Shelly-Ann Fraser-Pryce, Jamaica’s sprint superstar and Olympic gold medalist, discussed her diet and training program with Forbes magazine, revealing what some would call a bombshell: she does not like yams, rarely eats yams, and does not consider yams a “secret weapon” responsible for the success of her country’s fastest runners. Ever since eight-time Olympic medal winner Usain Bolt’s father attributed his son’s 100-meter Olympic world record to “the power of yams” in 2008, everyone wanted to get in on the yam in hopes of replicating the sprinter’s speed. “I am not a yam girl at all. I don’t really like yam. I will eat it but I am more about dumplings and rice… and porridge. I drink a lot of porridge,“ the star athlete known as “Pocket Rocket” and “Mommy Rocket” to her fans.
As a child, she said she experienced food insecurity, often eating a limited and repetitive diet consisting of one or more affordable ingredients such as cornmeal. When sent to the store by her mother with a list of weekly supplies, she would wait for all other customers to leave before approaching the store’s operator with the list because she would never have enough money to get everything and didn’t want anyone to find out. When Fraser-Pryce entered Wolmer’s Trust High School for Girls she became very aware that her lifestyle was different from that of her classmates and at age 11 was ashamed of her food insecurity. Her enrollment in Wolmer’s breakfast program caused her embarrassment because she believed accepting the free school meals exposed what she felt was her shame.
Performing at a high level in the school’s athletics ultimately provided the context that sustained her, however; when championship time came around, the school would provide its athletes with vitamins, Pediasure, and cooked meals. “You could say my school kind of saved me,” she noted. Another source of support was Jeanne Coke of The Wolmer’s Old Girls’ Association, who learned of Fraser-Pryce’s circumstances and began to fund her education in recognition of her potential.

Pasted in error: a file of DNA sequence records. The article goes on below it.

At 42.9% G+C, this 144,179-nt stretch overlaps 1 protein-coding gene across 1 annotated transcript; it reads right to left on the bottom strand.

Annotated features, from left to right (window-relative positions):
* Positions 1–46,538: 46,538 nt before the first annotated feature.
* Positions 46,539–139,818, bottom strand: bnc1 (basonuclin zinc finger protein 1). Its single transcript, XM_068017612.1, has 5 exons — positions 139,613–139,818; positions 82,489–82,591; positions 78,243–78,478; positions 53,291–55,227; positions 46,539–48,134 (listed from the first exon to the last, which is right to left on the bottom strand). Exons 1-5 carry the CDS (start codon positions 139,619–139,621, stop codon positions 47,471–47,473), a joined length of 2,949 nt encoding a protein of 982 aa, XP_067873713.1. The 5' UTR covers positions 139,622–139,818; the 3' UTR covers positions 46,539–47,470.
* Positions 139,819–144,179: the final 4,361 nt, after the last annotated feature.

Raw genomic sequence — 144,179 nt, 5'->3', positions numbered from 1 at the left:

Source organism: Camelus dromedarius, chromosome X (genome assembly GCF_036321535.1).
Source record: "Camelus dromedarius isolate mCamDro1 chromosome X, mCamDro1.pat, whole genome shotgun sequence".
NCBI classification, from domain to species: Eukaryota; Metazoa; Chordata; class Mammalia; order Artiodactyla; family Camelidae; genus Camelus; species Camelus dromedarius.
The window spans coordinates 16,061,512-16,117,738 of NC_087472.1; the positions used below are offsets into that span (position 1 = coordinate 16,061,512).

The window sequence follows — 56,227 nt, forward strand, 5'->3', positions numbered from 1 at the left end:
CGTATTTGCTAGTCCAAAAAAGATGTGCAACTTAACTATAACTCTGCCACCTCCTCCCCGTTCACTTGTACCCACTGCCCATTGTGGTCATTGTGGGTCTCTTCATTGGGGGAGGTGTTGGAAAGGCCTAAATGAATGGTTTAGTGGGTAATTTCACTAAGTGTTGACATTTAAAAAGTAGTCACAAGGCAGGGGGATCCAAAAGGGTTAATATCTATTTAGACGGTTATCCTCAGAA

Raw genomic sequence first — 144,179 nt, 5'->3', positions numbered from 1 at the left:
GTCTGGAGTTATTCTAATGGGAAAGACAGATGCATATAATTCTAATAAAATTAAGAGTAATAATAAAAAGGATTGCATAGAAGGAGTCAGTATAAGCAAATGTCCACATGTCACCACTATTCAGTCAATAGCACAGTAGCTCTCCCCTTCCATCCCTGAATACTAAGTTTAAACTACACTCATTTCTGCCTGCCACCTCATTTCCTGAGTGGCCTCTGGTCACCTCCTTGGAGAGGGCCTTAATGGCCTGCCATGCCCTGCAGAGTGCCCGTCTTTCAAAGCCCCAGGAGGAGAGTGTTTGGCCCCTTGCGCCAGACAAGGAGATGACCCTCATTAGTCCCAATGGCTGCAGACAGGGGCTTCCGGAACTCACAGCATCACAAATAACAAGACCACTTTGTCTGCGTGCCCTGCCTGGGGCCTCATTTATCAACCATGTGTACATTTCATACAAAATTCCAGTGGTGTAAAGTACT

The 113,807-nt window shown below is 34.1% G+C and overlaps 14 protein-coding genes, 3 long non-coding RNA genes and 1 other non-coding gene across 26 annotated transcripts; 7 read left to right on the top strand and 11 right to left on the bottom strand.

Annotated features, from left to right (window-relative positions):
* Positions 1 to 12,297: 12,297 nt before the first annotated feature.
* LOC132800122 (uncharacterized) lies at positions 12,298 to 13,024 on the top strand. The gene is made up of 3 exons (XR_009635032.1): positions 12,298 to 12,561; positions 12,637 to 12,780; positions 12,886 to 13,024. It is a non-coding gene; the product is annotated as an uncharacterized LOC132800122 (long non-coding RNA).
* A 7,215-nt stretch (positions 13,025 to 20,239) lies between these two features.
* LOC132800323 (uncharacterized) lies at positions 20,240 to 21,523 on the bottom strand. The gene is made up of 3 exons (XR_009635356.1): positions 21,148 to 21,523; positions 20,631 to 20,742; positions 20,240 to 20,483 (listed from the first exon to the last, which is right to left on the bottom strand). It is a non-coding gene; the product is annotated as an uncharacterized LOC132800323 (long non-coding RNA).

When she entered the university she discovered that many of the foods prepared by her mother – foods she didn’t want people to know she was eating because she believed it made her look poor – were recommended by her coaches to give her the edge she needed to succeed in athletics. She has now come full circle, and now, cornmeal is one of her favorite foods.
“To have overcome everything that I have in my life to be here the way I have, it’s just crazy,” she said, looking back on her childhood and teen years and knowing that her story is common among today’s student athletes in Jamaica. She also recognizes that most of them will not be as lucky as she has been in escaping poverty and realizing her dreams on the world stage. Fraser-Pryce has used these challenges to motivate and inspire her. She launched the Pocket Rocket Foundation in 2013 to provide academic and athletic support to student athletes facing financial challenges. To date, more than 40 student-athletes, 20 males and 21 female student athletes across 18 different sporting areas have received full academic scholarships from the Pocket Rocket Foundation.
“At the end of life what will matter is not what we bought but what we built. Not our success but our significance,’ she said.
Photo: Shelly-Ann Fraser-Pryce Facebook